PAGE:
Because VEGF-A165 and VEGF-A121 induced P-selectin translocation through activation of VEGFR-2, and VEGF-A165 was more potent than VEGF-A121, the effects of VEGF-A165 may be potentiated by the coreceptor NRP-1. Thus HUVECs were pretreated with a GST fusion protein containing exon 7 of human VEGF-A165 (GST-Ex7) to block the interaction of VEGF-A165 with NRP-1. Exon 7 encodes a domain not present in VEGF-A121 that is responsible for the binding of VEGF-A165 to NRP-1.8 Pretreatment of HUVECs with GST-Ex7 (10–10-10–7 M) 15 minutes prior to stimulation with VEGF-A165 reduced P-selectin translocation to the level induced by VEGF-A121 (Figure 4B). GST (up to 10–7 M), without the exon 7 insert, did not alter VEGF-A165–induced P-selectin translocation. Neither GST-Ex7 nor GST (up to 10–7 M) altered the basal level of P-selectin translocation (data not shown) or VEGF-A121–induced P-selectin translocation (Figure 4B).
Contribution of PAF to VEGF-A165–induced P-selectin translocation
We have previously shown that VEGF-A165 induces PAF synthesis.12 Furthermore, exposure of ECs to PAF promotes P-selectin translocation.31 To determine whether PAF and its receptors contribute to VEGF-A165–mediated P-selectin translocation, the presence of cell membrane and intracellular PAFRs was confirmed in HUVECs by confocal microscopy35,36 (data not shown). The capacity of each VEGF analog to mediate PAF synthesis was then assessed. VEGF analogs capable of activating VEGFR-2 (VEGF-A165, VEGF-A121, VEGF-C, and VEGF-D) increased PAF synthesis by 75% to 95% (Table 1). VEGFR-1 agonists (PlGF-1, VEGF-B) had no effect on PAF synthesis (Table 1).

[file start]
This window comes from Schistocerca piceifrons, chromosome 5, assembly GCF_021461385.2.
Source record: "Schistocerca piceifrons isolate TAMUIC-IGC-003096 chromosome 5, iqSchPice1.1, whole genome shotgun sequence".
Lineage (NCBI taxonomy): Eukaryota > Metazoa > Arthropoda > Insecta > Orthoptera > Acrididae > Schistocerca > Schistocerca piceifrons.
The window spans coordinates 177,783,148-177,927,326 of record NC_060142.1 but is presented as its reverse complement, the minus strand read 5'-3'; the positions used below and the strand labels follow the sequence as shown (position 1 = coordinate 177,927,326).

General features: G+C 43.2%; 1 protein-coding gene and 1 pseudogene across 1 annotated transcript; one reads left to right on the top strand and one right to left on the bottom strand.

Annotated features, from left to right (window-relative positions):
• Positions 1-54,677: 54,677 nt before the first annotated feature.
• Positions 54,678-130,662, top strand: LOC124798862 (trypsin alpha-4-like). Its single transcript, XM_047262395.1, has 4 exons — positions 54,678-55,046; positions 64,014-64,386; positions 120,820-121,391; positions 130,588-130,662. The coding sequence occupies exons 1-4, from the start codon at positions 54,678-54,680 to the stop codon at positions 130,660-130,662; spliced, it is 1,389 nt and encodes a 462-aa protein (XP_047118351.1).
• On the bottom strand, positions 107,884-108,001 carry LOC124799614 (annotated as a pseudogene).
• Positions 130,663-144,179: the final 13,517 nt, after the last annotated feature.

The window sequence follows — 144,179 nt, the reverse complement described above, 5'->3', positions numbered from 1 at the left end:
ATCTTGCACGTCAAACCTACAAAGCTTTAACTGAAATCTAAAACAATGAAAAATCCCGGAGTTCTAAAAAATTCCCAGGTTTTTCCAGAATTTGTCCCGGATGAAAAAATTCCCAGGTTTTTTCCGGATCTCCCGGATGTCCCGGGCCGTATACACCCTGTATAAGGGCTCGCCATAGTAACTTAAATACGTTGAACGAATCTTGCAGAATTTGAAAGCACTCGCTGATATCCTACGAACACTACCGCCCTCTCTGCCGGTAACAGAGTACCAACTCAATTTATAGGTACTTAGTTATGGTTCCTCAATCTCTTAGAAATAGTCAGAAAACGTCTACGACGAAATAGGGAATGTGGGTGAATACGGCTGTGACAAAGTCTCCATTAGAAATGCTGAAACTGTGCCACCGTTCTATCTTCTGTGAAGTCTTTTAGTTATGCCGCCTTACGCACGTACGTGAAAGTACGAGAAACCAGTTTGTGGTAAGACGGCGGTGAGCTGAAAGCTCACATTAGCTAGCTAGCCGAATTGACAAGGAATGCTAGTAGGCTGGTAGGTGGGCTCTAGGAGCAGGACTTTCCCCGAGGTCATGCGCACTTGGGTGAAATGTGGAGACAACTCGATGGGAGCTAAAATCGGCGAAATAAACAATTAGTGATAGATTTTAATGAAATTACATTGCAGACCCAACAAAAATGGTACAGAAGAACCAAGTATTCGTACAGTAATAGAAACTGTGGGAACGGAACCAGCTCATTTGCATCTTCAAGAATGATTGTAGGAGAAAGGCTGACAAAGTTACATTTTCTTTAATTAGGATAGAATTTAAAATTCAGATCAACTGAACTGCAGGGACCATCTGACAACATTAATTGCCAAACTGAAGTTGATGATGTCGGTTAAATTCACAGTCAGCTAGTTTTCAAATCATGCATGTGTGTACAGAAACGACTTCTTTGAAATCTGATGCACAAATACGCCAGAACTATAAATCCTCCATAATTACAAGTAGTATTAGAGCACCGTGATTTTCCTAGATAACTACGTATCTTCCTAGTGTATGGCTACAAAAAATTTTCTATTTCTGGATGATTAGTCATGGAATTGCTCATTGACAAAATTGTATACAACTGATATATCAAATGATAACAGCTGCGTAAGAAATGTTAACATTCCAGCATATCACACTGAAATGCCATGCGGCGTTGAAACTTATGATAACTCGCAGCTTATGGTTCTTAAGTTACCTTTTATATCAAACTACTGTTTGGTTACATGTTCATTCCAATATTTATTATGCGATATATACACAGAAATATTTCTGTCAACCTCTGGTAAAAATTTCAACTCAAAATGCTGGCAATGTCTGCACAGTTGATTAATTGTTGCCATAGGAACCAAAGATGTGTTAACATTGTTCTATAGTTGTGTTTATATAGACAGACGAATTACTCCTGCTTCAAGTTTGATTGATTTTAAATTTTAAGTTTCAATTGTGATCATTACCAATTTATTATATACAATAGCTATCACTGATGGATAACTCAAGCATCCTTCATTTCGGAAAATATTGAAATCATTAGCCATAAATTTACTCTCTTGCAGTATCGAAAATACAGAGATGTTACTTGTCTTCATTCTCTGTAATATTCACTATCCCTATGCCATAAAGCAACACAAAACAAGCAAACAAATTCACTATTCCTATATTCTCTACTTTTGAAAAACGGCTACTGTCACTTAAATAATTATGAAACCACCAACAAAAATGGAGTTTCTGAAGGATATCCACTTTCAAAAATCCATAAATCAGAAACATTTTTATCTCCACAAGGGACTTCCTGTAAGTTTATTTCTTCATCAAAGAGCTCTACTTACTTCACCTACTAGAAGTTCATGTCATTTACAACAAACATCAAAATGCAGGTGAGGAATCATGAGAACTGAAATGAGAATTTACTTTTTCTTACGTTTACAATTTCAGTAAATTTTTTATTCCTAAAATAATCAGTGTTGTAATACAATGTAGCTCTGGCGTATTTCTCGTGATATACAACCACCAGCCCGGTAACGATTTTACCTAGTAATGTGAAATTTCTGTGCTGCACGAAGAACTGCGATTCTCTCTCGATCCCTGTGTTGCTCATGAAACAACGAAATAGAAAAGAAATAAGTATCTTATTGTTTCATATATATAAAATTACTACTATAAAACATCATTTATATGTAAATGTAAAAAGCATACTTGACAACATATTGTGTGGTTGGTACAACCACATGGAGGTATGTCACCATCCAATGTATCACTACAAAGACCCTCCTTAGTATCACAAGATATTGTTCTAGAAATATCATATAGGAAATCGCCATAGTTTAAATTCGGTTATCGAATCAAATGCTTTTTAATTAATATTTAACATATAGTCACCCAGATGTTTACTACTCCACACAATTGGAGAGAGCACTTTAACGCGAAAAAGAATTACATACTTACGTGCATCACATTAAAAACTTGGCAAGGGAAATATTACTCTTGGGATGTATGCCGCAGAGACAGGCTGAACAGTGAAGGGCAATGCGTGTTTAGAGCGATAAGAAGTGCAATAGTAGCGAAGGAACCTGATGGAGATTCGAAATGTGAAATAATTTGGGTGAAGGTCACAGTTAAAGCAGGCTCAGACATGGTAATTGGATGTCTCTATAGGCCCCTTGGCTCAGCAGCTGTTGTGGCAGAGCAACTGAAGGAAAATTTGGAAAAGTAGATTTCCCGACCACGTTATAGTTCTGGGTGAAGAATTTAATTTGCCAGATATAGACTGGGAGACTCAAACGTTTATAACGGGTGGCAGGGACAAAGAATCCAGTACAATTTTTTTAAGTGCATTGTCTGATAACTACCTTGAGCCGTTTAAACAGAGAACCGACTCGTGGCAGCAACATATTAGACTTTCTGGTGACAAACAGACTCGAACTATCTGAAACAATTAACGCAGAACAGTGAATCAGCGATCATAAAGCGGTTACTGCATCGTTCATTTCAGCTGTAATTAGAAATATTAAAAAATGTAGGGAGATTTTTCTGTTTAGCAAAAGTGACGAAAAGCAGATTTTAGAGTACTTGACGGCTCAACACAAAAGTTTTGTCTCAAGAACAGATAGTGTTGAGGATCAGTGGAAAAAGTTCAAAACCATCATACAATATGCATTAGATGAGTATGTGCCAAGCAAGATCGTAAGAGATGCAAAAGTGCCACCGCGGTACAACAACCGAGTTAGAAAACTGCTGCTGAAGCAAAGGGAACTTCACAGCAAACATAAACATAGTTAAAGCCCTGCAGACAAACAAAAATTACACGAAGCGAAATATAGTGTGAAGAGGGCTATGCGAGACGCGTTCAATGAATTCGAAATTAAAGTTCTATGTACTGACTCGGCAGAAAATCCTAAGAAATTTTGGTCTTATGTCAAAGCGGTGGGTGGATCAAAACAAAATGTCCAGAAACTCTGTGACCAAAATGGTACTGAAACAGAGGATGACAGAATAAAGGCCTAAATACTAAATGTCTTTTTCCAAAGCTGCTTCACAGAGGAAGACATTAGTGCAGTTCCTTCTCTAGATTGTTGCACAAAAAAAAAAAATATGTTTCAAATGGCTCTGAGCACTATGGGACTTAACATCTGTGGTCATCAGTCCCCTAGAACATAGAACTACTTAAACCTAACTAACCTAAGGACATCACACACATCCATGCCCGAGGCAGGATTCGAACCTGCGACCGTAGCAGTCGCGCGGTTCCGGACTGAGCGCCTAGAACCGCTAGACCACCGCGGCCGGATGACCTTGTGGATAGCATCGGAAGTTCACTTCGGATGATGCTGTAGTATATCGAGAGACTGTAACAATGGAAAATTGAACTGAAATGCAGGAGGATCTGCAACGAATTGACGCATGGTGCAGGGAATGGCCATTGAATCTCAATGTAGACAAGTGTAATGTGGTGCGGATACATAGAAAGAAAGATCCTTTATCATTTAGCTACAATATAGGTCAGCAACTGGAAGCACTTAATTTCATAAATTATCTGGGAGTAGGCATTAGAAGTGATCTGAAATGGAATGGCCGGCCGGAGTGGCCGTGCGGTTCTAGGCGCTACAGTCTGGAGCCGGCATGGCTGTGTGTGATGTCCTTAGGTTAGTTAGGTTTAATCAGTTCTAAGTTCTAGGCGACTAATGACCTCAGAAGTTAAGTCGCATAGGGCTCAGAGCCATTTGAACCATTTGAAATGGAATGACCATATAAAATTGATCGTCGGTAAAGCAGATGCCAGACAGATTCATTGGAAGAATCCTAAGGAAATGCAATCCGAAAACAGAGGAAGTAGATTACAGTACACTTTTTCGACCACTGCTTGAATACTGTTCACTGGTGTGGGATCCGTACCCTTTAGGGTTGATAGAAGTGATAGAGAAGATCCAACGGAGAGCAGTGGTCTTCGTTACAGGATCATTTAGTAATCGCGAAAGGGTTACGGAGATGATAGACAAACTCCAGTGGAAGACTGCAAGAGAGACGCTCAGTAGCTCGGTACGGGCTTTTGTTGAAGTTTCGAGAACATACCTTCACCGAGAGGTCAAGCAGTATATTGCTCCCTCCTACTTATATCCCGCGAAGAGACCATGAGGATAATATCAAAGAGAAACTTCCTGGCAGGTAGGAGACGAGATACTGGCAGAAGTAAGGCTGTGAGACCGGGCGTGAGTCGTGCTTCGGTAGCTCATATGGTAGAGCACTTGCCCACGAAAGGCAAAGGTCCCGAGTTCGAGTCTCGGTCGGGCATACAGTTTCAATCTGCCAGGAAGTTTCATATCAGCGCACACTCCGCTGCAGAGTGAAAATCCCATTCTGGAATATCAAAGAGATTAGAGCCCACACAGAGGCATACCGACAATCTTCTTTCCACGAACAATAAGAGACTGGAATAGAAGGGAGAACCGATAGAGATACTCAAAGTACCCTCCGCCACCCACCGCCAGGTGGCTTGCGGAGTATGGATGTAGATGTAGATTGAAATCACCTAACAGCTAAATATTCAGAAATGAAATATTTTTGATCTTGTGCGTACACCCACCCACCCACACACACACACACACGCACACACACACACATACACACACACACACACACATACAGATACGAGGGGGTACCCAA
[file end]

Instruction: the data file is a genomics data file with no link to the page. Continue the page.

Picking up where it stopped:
3H-PAF synthesis (dpm)
|DPBS||299 ± 34|
|VEGF-A165||537 ± 85*|
|VEGF-A121||580 ± 51*|
|PIGF-1||242 ± 44|
|VEGF-B||276 ± 36|
|VEGF-C||525 ± 69*|
| VEGF-D || 587 ± 42†|
3H-PAF synthesis (dpm)
|DPBS||299 ± 34|
|VEGF-A165||537 ± 85*|
|VEGF-A121||580 ± 51*|
|PIGF-1||242 ± 44|
|VEGF-B||276 ± 36|
|VEGF-C||525 ± 69*|